Monday, 28 January 2013

A Day trip to Salters Lode and Denver Sluice 28 01 2013

Following reports of very high water in March Town yesterday we decided to drive over and check the boat, needless to say when we arrived water levels were back down to normal, but we could see how high they had been. We took the opportunity to deliver a pack of beer to two of the boats that moor by us as thanks for adjusting our ropes with the fluctuation water levels.

After checking all was OK we drove to Benwick to see how work was progressing with the bridge. It is still at the very early stage with the council still erecting the fencing around the work site.

After a stop for lunch at Skylarks we carried on to Maront Priory lock which also has a stoppage on. There Middle Level workers were fitting the stop planks to drain the lock so that they can inspect the “Slackers”.

Well Creek still had a covering of ice in lots of places with water on the top.

As we were passing we called in at Salters Lode to look at the state of the silting in the lock mouth, there are now three boats stuck here waiting to make the crossing to Denver.a small DSCF0977

Looking over  the mouth of the lock the sand bank is even higher than last time we visited, I would guess that the water depth at high tide would be no more than 18” a small DSCF0973as you can see its half way up the tyres.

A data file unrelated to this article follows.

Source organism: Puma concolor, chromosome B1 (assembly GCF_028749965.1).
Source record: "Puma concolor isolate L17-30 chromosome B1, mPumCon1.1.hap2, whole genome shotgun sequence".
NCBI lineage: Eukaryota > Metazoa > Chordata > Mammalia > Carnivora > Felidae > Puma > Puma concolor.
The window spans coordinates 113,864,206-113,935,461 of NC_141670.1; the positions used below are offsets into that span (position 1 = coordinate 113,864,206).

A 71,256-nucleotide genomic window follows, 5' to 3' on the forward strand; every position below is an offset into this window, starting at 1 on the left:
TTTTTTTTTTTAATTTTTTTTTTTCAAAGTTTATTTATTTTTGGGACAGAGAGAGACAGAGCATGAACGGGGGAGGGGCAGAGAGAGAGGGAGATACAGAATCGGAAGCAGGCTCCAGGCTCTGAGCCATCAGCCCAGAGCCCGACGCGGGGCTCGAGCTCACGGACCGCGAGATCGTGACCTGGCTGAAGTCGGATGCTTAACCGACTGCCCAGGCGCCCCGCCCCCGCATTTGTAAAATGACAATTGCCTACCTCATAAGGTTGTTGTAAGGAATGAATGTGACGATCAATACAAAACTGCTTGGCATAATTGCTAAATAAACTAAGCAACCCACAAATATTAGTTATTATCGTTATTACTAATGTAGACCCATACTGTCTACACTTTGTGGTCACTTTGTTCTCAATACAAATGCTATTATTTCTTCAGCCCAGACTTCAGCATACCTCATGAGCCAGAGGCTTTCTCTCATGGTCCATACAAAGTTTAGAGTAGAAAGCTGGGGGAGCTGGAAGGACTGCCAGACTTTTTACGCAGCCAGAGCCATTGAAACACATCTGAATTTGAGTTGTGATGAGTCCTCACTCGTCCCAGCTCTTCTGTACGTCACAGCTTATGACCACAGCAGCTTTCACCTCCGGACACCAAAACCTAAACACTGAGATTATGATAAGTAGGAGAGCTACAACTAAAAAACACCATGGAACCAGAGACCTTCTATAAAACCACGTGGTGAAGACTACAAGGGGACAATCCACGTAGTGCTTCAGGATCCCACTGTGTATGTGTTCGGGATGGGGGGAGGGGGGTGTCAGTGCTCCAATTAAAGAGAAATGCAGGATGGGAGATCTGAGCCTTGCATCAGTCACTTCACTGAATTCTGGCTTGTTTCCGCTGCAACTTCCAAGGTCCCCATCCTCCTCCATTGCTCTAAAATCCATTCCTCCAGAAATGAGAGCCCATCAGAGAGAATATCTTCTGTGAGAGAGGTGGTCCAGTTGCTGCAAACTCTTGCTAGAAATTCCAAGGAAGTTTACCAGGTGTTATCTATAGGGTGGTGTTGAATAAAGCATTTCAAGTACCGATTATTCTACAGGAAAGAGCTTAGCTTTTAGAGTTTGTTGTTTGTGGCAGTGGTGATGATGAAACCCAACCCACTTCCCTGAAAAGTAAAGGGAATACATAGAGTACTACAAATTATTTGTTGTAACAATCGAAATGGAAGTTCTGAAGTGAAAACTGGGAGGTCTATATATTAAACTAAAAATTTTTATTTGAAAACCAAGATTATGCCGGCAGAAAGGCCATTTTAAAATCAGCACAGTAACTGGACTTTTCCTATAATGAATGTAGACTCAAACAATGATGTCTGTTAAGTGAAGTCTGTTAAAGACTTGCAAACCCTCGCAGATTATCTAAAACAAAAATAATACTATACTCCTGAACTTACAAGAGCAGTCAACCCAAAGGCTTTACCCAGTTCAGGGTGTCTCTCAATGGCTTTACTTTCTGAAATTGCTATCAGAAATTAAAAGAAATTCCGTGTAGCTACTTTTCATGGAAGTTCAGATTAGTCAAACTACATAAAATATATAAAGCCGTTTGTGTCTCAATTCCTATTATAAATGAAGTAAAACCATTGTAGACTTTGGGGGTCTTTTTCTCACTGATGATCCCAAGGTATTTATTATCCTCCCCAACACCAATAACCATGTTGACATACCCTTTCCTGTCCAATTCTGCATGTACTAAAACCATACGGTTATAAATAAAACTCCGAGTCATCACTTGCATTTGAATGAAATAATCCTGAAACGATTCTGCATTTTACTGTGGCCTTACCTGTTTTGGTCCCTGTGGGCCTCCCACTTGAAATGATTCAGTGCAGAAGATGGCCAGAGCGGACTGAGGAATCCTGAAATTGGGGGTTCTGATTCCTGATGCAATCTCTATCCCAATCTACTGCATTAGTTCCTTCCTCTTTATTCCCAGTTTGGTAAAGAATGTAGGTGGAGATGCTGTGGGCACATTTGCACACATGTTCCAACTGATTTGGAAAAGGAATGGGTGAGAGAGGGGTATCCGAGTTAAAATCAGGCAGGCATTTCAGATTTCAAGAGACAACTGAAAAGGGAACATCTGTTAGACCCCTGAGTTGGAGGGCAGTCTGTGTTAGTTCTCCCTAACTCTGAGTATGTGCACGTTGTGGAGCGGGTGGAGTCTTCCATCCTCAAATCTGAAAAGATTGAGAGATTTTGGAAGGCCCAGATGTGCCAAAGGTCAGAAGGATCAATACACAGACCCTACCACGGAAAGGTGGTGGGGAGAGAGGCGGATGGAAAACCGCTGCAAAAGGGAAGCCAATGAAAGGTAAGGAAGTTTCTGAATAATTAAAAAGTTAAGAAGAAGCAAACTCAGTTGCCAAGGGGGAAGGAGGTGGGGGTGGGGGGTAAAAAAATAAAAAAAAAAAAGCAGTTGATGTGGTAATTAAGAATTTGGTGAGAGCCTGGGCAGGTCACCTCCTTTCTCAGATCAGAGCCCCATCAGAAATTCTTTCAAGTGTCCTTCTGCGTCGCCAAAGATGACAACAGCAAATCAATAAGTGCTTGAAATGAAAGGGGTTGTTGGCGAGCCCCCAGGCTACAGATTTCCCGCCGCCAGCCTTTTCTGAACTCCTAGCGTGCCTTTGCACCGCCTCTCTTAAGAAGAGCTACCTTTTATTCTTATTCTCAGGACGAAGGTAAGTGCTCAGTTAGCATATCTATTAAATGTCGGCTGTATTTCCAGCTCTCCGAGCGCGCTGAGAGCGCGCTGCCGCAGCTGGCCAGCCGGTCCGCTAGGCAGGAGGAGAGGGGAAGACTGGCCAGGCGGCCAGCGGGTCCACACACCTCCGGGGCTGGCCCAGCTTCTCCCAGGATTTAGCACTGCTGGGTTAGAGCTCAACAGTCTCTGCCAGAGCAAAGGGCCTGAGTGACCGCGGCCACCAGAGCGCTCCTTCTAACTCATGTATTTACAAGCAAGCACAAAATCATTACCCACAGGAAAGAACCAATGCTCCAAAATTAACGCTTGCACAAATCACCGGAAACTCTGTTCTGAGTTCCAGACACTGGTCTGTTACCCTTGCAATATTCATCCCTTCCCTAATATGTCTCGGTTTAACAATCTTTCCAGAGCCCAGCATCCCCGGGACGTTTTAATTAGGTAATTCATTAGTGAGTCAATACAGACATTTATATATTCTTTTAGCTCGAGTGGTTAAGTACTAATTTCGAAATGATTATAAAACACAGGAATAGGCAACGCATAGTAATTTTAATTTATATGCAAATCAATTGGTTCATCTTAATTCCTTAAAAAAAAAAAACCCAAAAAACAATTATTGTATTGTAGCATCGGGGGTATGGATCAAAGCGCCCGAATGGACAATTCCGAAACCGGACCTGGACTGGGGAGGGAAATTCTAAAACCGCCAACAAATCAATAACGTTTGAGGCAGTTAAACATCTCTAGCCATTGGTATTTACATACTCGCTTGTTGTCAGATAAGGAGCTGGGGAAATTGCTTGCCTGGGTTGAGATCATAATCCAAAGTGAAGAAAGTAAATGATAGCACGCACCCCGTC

a small DSCF0975The entrance is between the timbers and the tyres against the wall.

We then drove round to Denver Sluice to see the state of things there. Even if we were able to get out of Salters we would not be able to turn into Denver due to the silt build up near the lock mouth even coming along the front of the sluice gates.a small DSCF0982The height of the bank is more visible by walking down the flood bank and looking upstream to the complex.a small DSCF0988Looking the other side of the complex the none tidal river level was down by about 2 feet from its normal level leaving an Eel net half out of the water, I wonder if anyone knew it was still there?a small DSCF0984Lots of the moored boats were sitting on the bottom and listing towards the centre of the river. a small DSCF0992 The edge of the slipway can be seen here above the level of the water and the normal level is clearly visible on the wall.a small DSCF0979

On the far side of the river the Boom protecting the weir by the lock down to the relief channel is doing nothing, just hanging in mid air.a small DSCF0991It was also obvious why we have sometimes had bit of a problem getting into the service moorings. 

From here it was home, but we made time for a cup of tea and a piece of cake at Denver Mill . Here we were met by the news that the cafe and shop are closing down on the 15 March and moving to Kings Lynn. It is exactly a year ago that the Mill lost its sail during a visit by school children, full details can be seen here

2 comments:

Anonymous said...

Much better and more comprehensive pictures than I managed. Thanks for sharing.

Geoff aka Happy Go Lucky

Jill, Matilda Rose said...

We were one of those moored boats 'sitting on the bottom and listing towards the centre of the river'